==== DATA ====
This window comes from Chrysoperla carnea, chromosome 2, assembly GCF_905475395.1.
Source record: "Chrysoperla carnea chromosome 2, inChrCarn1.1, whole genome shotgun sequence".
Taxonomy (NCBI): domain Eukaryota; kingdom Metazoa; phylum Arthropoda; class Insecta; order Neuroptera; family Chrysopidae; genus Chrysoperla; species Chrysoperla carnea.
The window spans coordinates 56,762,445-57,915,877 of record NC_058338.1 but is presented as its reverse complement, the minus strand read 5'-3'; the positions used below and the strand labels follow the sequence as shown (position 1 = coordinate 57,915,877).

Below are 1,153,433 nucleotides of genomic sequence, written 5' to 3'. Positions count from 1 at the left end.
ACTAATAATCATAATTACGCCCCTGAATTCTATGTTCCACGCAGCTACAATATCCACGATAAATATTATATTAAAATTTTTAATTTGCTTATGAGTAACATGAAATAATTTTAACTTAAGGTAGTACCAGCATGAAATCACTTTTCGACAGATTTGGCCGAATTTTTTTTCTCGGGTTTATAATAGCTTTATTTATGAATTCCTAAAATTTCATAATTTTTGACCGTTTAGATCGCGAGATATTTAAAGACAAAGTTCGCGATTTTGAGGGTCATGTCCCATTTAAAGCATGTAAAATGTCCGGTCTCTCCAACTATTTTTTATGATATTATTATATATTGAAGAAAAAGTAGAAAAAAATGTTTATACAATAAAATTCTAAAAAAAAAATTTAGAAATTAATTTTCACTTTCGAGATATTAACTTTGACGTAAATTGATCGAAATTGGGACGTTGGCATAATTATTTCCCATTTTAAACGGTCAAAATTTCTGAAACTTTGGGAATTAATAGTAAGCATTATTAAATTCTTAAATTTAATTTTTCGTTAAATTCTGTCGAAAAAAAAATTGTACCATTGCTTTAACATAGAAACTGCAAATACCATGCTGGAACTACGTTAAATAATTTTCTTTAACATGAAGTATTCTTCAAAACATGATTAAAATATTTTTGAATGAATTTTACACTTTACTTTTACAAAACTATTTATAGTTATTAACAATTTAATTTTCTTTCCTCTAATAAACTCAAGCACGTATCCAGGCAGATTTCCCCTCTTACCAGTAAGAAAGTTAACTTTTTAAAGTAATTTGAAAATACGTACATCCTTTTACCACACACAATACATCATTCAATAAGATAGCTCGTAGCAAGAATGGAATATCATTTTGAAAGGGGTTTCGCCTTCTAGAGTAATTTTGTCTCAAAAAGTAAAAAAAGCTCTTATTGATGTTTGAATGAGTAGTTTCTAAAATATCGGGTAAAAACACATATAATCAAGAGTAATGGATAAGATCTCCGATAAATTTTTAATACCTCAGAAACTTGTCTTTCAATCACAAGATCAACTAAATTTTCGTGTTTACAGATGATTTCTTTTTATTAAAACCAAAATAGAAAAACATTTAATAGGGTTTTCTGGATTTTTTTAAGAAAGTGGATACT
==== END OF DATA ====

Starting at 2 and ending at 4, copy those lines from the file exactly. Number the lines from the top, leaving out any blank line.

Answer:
Source record: "Chrysoperla carnea chromosome 2, inChrCarn1.1, whole genome shotgun sequence".
Taxonomy (NCBI): domain Eukaryota; kingdom Metazoa; phylum Arthropoda; class Insecta; order Neuroptera; family Chrysopidae; genus Chrysoperla; species Chrysoperla carnea.
The window spans coordinates 56,762,445-57,915,877 of record NC_058338.1 but is presented as its reverse complement, the minus strand read 5'-3'; the positions used below and the strand labels follow the sequence as shown (position 1 = coordinate 57,915,877).